Kal and his brother stood side by side making breakfast.
“What do you think it is?” Jackson asked. “Just a personality clash?”
Kal pulled the bacon from the pan and laid it on a plate, then started on toast. “I don’t know. Maybe. I’ve tried to be nice, I’ve tried hard to get to know them, but they won’t give me anything.”
“What does your lieutenant say about the job you’re doing?”
“Nothing but good things.”
“Fuck ’em,” Jackson said. “They’ve obviously got it out for you for no good reason. Or maybe they’re jealous that you’re doing so well after such a short period of time on the team.”
Kal shrugged. “I’ve tried everything I can, and all I get is shit from them.”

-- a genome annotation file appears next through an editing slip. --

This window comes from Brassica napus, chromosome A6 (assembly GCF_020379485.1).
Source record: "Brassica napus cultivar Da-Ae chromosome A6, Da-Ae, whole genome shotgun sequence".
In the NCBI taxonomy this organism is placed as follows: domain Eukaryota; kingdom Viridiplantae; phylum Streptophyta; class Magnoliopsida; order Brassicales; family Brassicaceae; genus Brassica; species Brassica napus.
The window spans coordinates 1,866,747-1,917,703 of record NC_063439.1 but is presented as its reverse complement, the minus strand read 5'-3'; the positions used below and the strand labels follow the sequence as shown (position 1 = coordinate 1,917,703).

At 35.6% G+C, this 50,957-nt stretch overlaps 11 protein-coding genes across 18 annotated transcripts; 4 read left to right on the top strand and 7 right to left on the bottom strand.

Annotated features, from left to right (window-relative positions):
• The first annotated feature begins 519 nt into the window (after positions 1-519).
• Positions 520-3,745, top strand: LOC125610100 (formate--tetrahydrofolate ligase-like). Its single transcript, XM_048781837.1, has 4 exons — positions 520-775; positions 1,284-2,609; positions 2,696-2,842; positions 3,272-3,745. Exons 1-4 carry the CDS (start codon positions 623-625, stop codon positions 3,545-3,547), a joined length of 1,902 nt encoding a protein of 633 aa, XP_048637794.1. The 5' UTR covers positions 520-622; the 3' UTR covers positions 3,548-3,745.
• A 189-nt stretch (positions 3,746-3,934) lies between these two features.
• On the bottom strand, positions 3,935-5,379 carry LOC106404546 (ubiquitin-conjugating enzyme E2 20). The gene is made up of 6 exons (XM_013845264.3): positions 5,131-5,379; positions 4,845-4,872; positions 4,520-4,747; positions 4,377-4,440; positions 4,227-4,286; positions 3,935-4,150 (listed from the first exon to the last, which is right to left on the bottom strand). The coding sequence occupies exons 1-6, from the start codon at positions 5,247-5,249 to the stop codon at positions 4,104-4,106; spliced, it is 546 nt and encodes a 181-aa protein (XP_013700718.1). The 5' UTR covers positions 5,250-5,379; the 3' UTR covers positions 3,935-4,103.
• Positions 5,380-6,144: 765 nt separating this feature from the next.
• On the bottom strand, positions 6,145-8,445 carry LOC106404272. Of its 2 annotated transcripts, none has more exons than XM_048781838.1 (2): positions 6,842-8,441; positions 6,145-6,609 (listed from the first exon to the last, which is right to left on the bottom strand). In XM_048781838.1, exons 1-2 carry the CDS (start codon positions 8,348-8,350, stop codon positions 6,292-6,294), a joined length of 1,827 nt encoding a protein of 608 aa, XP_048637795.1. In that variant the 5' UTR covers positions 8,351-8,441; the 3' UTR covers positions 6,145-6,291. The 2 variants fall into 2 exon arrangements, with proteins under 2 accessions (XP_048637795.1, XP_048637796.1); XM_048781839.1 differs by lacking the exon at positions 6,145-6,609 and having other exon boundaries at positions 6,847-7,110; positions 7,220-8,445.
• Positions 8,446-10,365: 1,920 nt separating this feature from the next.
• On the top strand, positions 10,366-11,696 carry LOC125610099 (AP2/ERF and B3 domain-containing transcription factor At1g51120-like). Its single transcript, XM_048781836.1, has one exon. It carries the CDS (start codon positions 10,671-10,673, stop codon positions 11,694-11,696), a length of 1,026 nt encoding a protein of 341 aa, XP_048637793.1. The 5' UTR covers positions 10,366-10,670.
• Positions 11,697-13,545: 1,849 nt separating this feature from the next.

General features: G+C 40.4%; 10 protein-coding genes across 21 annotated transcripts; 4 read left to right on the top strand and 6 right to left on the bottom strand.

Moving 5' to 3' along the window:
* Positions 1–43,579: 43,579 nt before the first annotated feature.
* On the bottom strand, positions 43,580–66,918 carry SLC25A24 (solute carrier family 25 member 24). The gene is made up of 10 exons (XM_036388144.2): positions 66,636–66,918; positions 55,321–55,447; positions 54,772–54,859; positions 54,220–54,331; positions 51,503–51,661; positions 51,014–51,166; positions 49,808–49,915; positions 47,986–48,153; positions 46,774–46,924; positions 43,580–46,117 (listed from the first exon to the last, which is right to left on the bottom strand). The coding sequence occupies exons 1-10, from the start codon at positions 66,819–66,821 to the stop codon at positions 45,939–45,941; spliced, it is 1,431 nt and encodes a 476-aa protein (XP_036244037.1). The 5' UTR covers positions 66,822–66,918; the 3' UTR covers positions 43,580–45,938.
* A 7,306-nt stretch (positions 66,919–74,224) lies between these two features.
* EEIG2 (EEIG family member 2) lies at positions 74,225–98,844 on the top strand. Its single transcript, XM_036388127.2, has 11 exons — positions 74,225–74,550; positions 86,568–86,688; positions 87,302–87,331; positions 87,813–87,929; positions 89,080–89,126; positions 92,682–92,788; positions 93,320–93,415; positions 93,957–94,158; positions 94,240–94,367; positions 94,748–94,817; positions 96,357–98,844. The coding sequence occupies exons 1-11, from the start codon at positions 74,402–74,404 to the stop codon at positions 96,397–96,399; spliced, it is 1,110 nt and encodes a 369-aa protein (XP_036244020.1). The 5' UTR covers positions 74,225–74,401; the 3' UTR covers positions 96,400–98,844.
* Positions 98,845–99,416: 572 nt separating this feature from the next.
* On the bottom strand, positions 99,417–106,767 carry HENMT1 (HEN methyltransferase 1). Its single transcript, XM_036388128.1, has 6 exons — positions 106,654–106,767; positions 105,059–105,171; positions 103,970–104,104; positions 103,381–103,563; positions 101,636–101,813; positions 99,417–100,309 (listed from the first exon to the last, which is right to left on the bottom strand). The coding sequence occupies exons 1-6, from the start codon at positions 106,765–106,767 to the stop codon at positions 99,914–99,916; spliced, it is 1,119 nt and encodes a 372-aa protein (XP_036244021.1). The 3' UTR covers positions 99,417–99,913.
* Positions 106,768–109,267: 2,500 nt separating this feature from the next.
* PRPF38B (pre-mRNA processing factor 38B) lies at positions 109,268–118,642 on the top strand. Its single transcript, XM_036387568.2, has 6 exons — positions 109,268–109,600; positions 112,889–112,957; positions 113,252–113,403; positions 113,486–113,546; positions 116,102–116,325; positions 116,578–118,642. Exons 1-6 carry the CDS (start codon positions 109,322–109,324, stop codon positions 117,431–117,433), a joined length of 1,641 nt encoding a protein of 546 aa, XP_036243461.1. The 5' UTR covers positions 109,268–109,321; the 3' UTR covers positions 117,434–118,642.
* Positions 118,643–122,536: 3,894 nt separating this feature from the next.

They carried their plates to the table and sat.
“Then stop trying,” Jackson said. “You don’t need their approval. They don’t evaluate your performance—your lieutenant does. And as long as he says you’re getting it done, that’s all that counts.”
Kal knew Jackson was right. He didn’t need everyone on his team to like him. But, damn, he’d never had a conflict like this with anyone he’d worked with before. He and his fellow firefighters had always gotten along. When he’d worked at the same station with his brothers Jackson and Rafe, the entire group had been like a family. There had been no personality clashes.
He was an easygoing guy. He was friendly.
Then again, maybe Jackson was right and he needed to let it go. As long as they could work together, nothing else mattered.
“I smell bacon.”
Kal looked up to see Becks, Jackson’s fiancée, coming down the stairs.
Jackson grinned. “I knew the smell of bacon would wake you up.”
“And we made extra,” Kal said.
“Which is why I love you both—in different ways.”